The Influence of Fracture Network Geometry on Production from Unconventional Reservoirs

Friday, 19 December 2014: 8:35 AM
Thomas Doe, Golder Associates Inc., Redmond, WA, United States
While the general principles of hydraulic fracturing are well known, there are many aspects of the process that require further understanding, particularly the role of natural fractures both as part of the stimulated fracture network and as background, unstimulated fractures. Discrete fracture network (DFN) models are useful experimental tools for testing hypotheses about fracture controls on production. DFN numerical experiments use a range of fracture network geometries from simple parallel fractures, to complex networks that incorporate stimulated natural fractures. The results of models and comparisons with production data provide constraints on the geometries and properties of the stimulated fracture networks.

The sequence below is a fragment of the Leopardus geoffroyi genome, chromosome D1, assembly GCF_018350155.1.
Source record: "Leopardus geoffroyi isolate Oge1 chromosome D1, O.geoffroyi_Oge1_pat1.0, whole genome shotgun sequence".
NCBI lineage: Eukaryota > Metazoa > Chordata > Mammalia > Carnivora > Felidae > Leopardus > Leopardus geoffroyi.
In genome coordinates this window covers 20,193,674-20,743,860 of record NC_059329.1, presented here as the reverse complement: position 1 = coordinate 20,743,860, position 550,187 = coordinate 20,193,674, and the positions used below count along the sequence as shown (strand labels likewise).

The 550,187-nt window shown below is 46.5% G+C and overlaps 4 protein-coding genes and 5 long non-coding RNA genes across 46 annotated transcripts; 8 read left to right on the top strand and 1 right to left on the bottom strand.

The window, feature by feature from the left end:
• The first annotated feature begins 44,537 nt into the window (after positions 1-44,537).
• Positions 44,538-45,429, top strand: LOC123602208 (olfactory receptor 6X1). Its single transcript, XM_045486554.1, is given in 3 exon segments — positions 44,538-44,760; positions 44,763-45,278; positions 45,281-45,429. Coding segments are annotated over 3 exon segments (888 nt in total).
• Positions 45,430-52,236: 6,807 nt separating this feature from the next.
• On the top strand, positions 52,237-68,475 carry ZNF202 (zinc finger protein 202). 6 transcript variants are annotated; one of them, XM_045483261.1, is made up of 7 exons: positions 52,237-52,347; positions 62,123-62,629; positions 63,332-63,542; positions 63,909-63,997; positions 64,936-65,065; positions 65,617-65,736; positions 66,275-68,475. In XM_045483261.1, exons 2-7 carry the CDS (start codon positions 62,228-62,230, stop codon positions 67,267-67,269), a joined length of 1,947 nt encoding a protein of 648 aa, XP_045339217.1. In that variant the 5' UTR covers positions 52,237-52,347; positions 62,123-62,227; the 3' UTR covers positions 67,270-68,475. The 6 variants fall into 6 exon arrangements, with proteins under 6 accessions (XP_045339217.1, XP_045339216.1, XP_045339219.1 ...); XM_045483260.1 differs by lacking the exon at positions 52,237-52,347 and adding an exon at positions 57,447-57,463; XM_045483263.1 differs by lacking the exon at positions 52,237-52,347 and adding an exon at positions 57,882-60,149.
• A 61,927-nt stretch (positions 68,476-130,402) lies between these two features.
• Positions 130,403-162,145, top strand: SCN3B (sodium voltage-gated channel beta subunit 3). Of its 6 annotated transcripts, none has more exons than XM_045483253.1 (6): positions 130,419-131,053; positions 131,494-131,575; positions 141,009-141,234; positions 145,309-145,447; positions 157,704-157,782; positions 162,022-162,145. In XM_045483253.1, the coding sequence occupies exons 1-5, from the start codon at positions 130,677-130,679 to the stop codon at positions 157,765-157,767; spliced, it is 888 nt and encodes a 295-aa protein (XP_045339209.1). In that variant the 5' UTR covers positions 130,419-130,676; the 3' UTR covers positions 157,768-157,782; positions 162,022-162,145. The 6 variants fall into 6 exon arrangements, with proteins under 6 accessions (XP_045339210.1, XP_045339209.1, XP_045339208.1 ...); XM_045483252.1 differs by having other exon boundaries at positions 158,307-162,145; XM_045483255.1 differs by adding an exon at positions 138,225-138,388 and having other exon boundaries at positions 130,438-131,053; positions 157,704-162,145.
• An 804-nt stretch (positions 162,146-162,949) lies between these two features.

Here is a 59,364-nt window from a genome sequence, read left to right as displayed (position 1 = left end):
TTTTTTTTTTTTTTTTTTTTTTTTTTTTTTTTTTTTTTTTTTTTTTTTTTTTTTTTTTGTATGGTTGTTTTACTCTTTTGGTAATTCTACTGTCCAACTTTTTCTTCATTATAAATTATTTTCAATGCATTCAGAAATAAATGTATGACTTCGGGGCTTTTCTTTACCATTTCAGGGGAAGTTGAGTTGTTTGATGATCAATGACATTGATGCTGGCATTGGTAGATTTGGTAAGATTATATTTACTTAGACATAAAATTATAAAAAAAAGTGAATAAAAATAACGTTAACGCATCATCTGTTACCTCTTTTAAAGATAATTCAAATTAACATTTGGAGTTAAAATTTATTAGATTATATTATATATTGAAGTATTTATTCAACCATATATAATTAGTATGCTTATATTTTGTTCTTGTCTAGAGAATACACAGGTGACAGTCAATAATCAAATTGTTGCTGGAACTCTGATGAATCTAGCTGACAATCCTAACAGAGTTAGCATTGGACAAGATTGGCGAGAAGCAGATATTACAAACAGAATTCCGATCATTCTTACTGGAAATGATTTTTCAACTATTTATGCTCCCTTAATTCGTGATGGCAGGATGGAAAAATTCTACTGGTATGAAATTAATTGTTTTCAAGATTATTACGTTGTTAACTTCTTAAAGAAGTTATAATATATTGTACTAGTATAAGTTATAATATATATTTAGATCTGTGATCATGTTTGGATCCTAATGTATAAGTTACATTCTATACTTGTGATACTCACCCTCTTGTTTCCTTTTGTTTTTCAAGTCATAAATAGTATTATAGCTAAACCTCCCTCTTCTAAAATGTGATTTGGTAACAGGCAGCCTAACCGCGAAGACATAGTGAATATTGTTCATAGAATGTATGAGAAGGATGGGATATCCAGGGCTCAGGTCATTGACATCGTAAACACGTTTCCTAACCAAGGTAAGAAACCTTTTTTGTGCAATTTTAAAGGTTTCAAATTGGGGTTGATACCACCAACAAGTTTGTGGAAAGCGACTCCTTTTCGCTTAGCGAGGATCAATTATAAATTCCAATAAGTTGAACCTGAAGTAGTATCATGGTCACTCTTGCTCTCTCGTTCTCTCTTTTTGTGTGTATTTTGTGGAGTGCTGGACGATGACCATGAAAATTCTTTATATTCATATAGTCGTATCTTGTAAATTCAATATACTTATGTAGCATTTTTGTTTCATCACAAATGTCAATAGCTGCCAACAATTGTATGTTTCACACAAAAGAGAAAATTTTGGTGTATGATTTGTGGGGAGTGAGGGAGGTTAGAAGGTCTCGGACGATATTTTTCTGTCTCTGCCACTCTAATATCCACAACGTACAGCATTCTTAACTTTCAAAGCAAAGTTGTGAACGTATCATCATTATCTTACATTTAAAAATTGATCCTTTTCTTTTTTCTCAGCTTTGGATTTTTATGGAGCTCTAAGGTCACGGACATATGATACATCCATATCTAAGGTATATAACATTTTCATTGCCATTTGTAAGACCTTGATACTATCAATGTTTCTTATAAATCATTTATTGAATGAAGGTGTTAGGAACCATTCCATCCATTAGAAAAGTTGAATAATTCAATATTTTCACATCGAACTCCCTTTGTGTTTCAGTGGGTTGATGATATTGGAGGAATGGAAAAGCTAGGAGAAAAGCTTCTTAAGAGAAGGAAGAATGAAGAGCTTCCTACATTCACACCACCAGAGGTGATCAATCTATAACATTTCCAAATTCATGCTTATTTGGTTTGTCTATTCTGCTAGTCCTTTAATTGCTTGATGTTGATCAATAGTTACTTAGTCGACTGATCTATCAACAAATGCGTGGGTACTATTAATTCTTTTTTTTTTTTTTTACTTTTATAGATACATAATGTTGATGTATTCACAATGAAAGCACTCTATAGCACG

The geometries of matrix blocks and fractures have a strong influence on the pressure and rate declines during production. Simple fracture networks consisting of parallel, equally-spaced hydraulic fractures produce pressure and flow transient behaviors that range from linear (square-root) to bilinear (fourth-root) with distinct fracture and matrix dominated stages. The transition times between these stages depend on the fracture sizes and properties and the matrix-block sizes and properties. Unlike the simple systems, which have only a single matrix block size, complex networks contain a distribution of block sizes. The complex systems produce early time behaviors that lie between the linear and bilinear cases until the small blocks within the stimulated volume are depleted and the overall stimulated volume behaves as a single linear source. An inspection of production data, which has been deconvoluted to produce an equivalent constant-rate signature, suggests behaviors that are consistent with complex fracture-network behaviors.